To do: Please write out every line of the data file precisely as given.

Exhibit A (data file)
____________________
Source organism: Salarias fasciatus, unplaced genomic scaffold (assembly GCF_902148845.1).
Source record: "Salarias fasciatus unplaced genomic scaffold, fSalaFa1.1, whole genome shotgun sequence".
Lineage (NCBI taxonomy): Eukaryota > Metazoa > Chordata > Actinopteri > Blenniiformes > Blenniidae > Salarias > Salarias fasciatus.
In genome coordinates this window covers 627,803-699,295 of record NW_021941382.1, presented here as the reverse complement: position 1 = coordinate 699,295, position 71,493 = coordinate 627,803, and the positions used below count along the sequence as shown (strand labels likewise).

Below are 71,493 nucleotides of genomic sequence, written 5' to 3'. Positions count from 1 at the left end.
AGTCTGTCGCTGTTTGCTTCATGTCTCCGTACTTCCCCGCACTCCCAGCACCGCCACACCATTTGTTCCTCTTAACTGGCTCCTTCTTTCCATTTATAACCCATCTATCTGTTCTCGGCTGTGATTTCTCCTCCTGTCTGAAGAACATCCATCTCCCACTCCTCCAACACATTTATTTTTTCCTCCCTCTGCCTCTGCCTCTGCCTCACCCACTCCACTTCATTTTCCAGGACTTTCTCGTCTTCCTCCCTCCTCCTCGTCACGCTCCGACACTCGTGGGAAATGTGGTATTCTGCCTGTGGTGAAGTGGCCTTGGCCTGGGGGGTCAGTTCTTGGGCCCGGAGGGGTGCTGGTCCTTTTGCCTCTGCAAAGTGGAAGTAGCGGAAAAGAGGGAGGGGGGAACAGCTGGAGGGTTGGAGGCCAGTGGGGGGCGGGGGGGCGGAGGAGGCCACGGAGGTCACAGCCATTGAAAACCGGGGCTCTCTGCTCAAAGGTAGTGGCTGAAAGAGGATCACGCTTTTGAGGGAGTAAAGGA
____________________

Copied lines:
Source organism: Salarias fasciatus, unplaced genomic scaffold (assembly GCF_902148845.1).
Source record: "Salarias fasciatus unplaced genomic scaffold, fSalaFa1.1, whole genome shotgun sequence".
Lineage (NCBI taxonomy): Eukaryota > Metazoa > Chordata > Actinopteri > Blenniiformes > Blenniidae > Salarias > Salarias fasciatus.
In genome coordinates this window covers 627,803-699,295 of record NW_021941382.1, presented here as the reverse complement: position 1 = coordinate 699,295, position 71,493 = coordinate 627,803, and the positions used below count along the sequence as shown (strand labels likewise).

Below are 71,493 nucleotides of genomic sequence, written 5' to 3'. Positions count from 1 at the left end.
AGTCTGTCGCTGTTTGCTTCATGTCTCCGTACTTCCCCGCACTCCCAGCACCGCCACACCATTTGTTCCTCTTAACTGGCTCCTTCTTTCCATTTATAACCCATCTATCTGTTCTCGGCTGTGATTTCTCCTCCTGTCTGAAGAACATCCATCTCCCACTCCTCCAACACATTTATTTTTTCCTCCCTCTGCCTCTGCCTCTGCCTCACCCACTCCACTTCATTTTCCAGGACTTTCTCGTCTTCCTCCCTCCTCCTCGTCACGCTCCGACACTCGTGGGAAATGTGGTATTCTGCCTGTGGTGAAGTGGCCTTGGCCTGGGGGGTCAGTTCTTGGGCCCGGAGGGGTGCTGGTCCTTTTGCCTCTGCAAAGTGGAAGTAGCGGAAAAGAGGGAGGGGGGAACAGCTGGAGGGTTGGAGGCCAGTGGGGGGCGGGGGGGCGGAGGAGGCCACGGAGGTCACAGCCATTGAAAACCGGGGCTCTCTGCTCAAAGGTAGTGGCTGAAAGAGGATCACGCTTTTGAGGGAGTAAAGGA